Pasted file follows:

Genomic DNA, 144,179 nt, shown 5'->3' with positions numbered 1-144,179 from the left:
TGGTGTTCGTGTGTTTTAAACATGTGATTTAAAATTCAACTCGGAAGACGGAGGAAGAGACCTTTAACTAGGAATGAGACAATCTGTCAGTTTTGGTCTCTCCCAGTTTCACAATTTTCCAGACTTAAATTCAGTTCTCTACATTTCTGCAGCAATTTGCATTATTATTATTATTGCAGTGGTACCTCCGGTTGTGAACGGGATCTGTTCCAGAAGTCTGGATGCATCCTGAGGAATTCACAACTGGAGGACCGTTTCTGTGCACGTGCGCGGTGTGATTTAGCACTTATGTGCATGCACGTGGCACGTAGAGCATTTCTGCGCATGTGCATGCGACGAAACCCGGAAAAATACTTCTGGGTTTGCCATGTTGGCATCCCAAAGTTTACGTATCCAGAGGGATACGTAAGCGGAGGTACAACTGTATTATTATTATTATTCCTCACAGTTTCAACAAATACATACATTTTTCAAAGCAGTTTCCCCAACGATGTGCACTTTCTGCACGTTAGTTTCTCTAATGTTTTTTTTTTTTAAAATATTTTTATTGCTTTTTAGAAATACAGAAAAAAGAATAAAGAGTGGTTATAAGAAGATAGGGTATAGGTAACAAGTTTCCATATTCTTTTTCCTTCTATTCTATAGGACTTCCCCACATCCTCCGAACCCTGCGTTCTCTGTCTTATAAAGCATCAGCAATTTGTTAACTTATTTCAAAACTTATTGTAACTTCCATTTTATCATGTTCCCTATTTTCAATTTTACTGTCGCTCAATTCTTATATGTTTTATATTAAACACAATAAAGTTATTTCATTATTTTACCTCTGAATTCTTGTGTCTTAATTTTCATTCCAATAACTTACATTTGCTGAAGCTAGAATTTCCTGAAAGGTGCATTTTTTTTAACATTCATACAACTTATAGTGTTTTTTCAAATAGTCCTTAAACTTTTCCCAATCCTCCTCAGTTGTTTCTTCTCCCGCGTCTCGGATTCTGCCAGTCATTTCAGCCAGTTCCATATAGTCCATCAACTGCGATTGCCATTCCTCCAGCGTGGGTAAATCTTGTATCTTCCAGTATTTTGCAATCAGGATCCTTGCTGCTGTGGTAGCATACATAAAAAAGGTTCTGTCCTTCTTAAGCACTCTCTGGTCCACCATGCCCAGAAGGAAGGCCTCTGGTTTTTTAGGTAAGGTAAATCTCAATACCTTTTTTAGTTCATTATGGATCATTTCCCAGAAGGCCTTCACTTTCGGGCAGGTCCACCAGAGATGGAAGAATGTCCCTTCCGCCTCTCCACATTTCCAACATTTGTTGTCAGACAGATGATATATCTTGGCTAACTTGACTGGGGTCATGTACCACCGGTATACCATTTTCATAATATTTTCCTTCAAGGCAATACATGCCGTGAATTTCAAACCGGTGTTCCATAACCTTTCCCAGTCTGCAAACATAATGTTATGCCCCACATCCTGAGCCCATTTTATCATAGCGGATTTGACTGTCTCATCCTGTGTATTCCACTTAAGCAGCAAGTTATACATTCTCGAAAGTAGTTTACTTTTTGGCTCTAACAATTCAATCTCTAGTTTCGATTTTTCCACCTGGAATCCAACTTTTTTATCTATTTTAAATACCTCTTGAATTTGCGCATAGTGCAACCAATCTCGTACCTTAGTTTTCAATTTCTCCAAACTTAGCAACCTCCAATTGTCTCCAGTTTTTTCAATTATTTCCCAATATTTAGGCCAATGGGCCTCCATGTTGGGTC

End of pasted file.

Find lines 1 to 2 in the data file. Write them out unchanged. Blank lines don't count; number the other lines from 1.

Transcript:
Genomic DNA, 144,179 nt, shown 5'->3' with positions numbered 1-144,179 from the left:
TGGTGTTCGTGTGTTTTAAACATGTGATTTAAAATTCAACTCGGAAGACGGAGGAAGAGACCTTTAACTAGGAATGAGACAATCTGTCAGTTTTGGTCTCTCCCAGTTTCACAATTTTCCAGACTTAAATTCAGTTCTCTACATTTCTGCAGCAATTTGCATTATTATTATTATTGCAGTGGTACCTCCGGTTGTGAACGGGATCTGTTCCAGAAGTCTGGATGCATCCTGAGGAATTCACAACTGGAGGACCGTTTCTGTGCACGTGCGCGGTGTGATTTAGCACTTATGTGCATGCACGTGGCACGTAGAGCATTTCTGCGCATGTGCATGCGACGAAACCCGGAAAAATACTTCTGGGTTTGCCATGTTGGCATCCCAAAGTTTACGTATCCAGAGGGATACGTAAGCGGAGGTACAACTGTATTATTATTATTATTCCTCACAGTTTCAACAAATACATACATTTTTCAAAGCAGTTTCCCCAACGATGTGCACTTTCTGCACGTTAGTTTCTCTAATGTTTTTTTTTTTTAAAATATTTTTATTGCTTTTTAGAAATACAGAAAAAAGAATAAAGAGTGGTTATAAGAAGATAGGGTATAGGTAACAAGTTTCCATATTCTTTTTCCTTCTATTCTATAGGACTTCCCCACATCCTCCGAACCCTGCGTTCTCTGTCTTATAAAGCATCAGCAATTTGTTAACTTATTTCAAAACTTATTGTAACTTCCATTTTATCATGTTCCCTATTTTCAATTTTACTGTCGCTCAATTCTTATATGTTTTATATTAAACACAATAAAGTTATTTCATTATTTTACCTCTGAATTCTTGTGTCTTAATTTTCATTCCAATAACTTACATTTGCTGAAGCTAGAATTTCCTGAAAGGTGCATTTTTTTTAACATTCATACAACTTATAGTGTTTTTTCAAATAGTCCTTAAACTTTTCCCAATCCTCCTCAGTTGTTTCTTCTCCCGCGTCTCGGATTCTGCCAGTCATTTCAGCCAGTTCCATATAGTCCATCAACTGCGATTGCCATTCCTCCAGCGTGGGTAAATCTTGTATCTTCCAGTATTTTGCAATCAGGATCCTTGCTGCTGTGGTAGCATACATAAAAAAGGTTCTGTCCTTCTTAAGCACTCTCTGGTCCACCATGCCCAGAAGGAAGGCCTCTGGTTTTTTAGGTAAGGTAAATCTCAATACCTTTTTTAGTTCATTATGGATCATTTCCCAGAAGGCCTTCACTTTCGGGCAGGTCCACCAGAGATGGAAGAATGTCCCTTCCGCCTCTCCACATTTCCAACATTTGTTGTCAGACAGATGATATATCTTGGCTAACTTGACTGGGGTCATGTACCACCGGTATACCATTTTCATAATATTTTCCTTCAAGGCAATACATGCCGTGAATTTCAAACCGGTGTTCCATAACCTTTCCCAGTCTGCAAACATAATGTTATGCCCCACATCCTGAGCCCATTTTATCATAGCGGATTTGACTGTCTCATCCTGTGTATTCCACTTAAGCAGCAAGTTATACATTCTCGAAAGTAGTTTACTTTTTGGCTCTAACAATTCAATCTCTAGTTTCGATTTTTCCACCTGGAATCCAACTTTTTTATCTATTTTAAATACCTCTTGAATTTGCGCATAGTGCAACCAATCTCGTACCTTAGTTTTCAATTTCTCCAAACTTAGCAACCTCCAATTGTCTCCAGTTTTTTCAATTATTTCCCAATATTTAGGCCAATGGGCCTCCATGTTGGGTC